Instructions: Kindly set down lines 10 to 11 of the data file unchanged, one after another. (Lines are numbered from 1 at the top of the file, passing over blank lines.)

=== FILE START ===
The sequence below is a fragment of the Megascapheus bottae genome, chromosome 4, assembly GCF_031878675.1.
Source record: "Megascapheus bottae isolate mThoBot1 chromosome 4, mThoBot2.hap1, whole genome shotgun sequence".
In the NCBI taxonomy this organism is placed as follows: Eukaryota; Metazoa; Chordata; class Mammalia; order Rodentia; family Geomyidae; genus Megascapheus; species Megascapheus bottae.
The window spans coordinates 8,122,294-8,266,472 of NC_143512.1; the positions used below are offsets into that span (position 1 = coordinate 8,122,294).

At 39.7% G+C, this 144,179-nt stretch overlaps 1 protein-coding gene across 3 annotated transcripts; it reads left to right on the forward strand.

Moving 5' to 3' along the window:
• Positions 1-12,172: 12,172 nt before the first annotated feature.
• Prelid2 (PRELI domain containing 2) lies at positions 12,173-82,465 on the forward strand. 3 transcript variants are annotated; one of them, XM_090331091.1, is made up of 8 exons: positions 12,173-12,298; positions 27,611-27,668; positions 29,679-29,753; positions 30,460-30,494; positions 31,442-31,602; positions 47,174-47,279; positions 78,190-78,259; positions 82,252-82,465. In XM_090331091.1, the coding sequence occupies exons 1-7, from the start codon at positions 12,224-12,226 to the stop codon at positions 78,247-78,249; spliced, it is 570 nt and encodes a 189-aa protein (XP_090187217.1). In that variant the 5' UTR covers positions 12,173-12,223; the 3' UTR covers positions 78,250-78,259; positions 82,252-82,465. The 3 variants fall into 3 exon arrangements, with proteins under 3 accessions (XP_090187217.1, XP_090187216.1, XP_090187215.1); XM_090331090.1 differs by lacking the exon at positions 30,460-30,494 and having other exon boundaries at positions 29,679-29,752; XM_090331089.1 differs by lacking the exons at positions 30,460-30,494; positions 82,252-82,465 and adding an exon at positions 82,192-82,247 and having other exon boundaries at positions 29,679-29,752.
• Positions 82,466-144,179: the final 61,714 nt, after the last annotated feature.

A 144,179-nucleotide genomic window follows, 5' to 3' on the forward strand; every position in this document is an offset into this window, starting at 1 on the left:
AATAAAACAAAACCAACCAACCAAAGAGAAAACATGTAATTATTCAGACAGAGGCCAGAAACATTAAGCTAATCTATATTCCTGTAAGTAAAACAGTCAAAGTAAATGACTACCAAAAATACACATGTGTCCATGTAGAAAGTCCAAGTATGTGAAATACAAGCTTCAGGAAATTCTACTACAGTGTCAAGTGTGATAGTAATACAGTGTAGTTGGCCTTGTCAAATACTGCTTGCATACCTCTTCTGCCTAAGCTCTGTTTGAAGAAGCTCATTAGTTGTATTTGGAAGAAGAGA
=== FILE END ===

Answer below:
A 144,179-nucleotide genomic window follows, 5' to 3' on the forward strand; every position in this document is an offset into this window, starting at 1 on the left:
AATAAAACAAAACCAACCAACCAAAGAGAAAACATGTAATTATTCAGACAGAGGCCAGAAACATTAAGCTAATCTATATTCCTGTAAGTAAAACAGTCAAAGTAAATGACTACCAAAAATACACATGTGTCCATGTAGAAAGTCCAAGTATGTGAAATACAAGCTTCAGGAAATTCTACTACAGTGTCAAGTGTGATAGTAATACAGTGTAGTTGGCCTTGTCAAATACTGCTTGCATACCTCTTCTGCCTAAGCTCTGTTTGAAGAAGCTCATTAGTTGTATTTGGAAGAAGAGA